Hey reader: This is part three of a review on period products. To read part one about tampons, click here. Part two about pads is here.
One afternoon a few years ago, I tried to insert a DivaCup into my poon and it did not go well. I couldn’t get it in and when I did it was so uncomfortable it felt like I had put in a contact lens upside down — except the wrenching discomfort was in my vagina and not my eyeball. I spent the subsequent years explaining to anyone that would listen that the DivaCup simply didn’t work for my kind of pussy. I dodged their weird looks and continued with my regular routine of conventional tampons and pads, soaking up all types of toxic goo in the process.
But I kept having really terrible periods. And recurrent yeast infections. And generally feeling like my vagina was trying to kill me.
You know that feeling, right?
My gynecologist suggested I stop using tampons for a while and the yeast infections stopped almost immediately. That’s when I realized I had to start making some serious changes to inner-city Vagina Town.
A friend encouraged me to try the DivaCup again and suggested (much more diplomatically than I would have) that maybe I was using the wrong size. I crept into my bathroom to review the instructions for my Model 1 cup (for women under 30 who haven’t had kids). I had a flashback to a long forgotten day at Whole Foods when I had just turned 30 and decided that my childless pussy was just as tight as a woman in her 20s. I could certainly fit the smaller size, despite what the packaging claimed. Smh.
When I eventually tried out the Model 2 (for women over 30 or those who’ve had kids), it fit perfectly. This spun me into a panic about my old, sagged out puss and was actually the inspiration for my piece about Tight Pussies. Butthe moral of this story is that you should feel free to keep buying clothes that are too small for you in the hopes that one day you’ll lose weight or lying to folks about your age, but *don’t* apply this kind of logic to anything that goes inside your vagina. Trust me.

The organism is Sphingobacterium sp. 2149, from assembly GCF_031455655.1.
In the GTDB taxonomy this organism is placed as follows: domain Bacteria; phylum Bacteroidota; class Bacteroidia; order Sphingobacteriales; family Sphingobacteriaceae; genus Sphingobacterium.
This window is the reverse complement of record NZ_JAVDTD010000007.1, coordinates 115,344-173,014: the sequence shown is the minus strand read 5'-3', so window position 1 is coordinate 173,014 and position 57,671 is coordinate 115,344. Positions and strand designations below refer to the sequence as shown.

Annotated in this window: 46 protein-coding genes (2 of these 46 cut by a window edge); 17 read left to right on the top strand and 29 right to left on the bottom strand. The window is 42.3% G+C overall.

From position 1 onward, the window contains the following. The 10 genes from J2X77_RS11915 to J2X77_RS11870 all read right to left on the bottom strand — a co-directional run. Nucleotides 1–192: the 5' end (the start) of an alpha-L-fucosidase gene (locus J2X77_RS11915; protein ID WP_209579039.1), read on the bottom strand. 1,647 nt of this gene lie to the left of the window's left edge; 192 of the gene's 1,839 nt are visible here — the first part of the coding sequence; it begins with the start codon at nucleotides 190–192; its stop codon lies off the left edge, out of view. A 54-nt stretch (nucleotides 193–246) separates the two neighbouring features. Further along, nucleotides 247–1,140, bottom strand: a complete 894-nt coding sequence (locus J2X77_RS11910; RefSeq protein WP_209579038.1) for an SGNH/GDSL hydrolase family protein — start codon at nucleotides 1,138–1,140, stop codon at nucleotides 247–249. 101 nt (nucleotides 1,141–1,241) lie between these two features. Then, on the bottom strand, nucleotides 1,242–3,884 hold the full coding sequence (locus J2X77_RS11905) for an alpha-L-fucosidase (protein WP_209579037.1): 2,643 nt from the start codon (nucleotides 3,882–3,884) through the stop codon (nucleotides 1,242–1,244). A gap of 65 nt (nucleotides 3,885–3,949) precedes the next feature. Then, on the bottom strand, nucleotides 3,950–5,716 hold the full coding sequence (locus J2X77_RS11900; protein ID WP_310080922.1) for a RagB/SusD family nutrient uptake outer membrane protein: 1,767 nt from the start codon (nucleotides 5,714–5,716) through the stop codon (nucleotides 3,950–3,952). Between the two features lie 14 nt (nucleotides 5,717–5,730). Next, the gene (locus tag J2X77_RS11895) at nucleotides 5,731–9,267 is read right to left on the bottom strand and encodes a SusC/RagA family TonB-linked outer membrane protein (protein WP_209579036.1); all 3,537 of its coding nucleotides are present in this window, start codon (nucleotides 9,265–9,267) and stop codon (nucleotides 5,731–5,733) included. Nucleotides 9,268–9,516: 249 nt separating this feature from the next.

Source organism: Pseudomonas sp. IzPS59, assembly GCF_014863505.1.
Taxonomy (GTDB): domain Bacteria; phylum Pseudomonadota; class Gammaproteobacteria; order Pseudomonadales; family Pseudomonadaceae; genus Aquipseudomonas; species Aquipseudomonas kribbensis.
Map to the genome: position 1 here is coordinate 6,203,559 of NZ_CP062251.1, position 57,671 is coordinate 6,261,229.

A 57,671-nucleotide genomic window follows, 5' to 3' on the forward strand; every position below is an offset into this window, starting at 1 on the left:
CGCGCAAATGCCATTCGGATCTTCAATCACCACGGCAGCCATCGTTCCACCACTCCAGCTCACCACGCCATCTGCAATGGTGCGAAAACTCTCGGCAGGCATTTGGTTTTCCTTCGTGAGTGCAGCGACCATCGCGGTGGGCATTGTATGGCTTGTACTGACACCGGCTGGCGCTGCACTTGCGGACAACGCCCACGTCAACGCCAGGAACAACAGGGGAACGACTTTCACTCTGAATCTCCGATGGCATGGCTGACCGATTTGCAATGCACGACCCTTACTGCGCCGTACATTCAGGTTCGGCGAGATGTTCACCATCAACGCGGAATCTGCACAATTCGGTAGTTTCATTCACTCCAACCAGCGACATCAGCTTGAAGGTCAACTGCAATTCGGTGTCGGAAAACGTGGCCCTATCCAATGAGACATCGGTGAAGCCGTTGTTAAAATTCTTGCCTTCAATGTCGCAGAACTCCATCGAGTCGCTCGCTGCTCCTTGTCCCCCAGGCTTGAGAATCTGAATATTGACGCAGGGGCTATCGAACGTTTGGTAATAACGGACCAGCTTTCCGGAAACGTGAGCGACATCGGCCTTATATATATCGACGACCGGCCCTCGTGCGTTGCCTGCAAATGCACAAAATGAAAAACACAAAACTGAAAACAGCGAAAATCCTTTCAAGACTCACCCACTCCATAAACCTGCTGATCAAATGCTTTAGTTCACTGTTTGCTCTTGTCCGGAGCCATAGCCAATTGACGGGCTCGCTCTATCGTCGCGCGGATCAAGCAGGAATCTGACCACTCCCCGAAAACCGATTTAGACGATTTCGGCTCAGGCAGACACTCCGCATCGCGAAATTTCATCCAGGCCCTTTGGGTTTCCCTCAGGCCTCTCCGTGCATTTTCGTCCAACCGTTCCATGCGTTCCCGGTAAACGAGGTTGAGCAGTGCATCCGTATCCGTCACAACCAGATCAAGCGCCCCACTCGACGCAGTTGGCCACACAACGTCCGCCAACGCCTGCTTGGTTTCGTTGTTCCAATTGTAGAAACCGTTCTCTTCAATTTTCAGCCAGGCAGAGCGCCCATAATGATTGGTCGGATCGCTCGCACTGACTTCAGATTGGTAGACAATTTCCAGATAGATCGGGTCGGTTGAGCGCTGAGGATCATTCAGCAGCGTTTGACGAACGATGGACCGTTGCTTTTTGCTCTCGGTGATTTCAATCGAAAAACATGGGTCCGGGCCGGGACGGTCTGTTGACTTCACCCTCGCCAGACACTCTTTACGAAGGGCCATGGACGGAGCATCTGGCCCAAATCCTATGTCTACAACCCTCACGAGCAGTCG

Just like the name suggests, these are little suction cups to collect your period juice. They’re usually made of a flexible but sturdy silicone, and are inserted into your vaginal canal as an alternative to a tampon. It just hangs out up there collecting (instead of absorbing) until you pull it out, dump the contents and re-insert.
No toxic sludge. Most of them are 100% silicone and phthalate-free, so they’re supremely pussy-friendly. Hooray for a cootie-free cooch!
You really can’t feel it. I swear. It seems implausible, and sort of adds to the mystery of your vagina (doesn’t it seem like it’s constantly bending the laws of physics?). But I promise, if you’re using the right size it will fit great and you will forget it’s there.
You can leave it in for 12 hours. You still run the risk of getting Toxic Shock Syndrome if you leave it in too long (there are menstrual cup horror stories, too), but you can safely leave it in for up to 12 hours. So that means you can sleep with it in or work a full day without having to worry about it.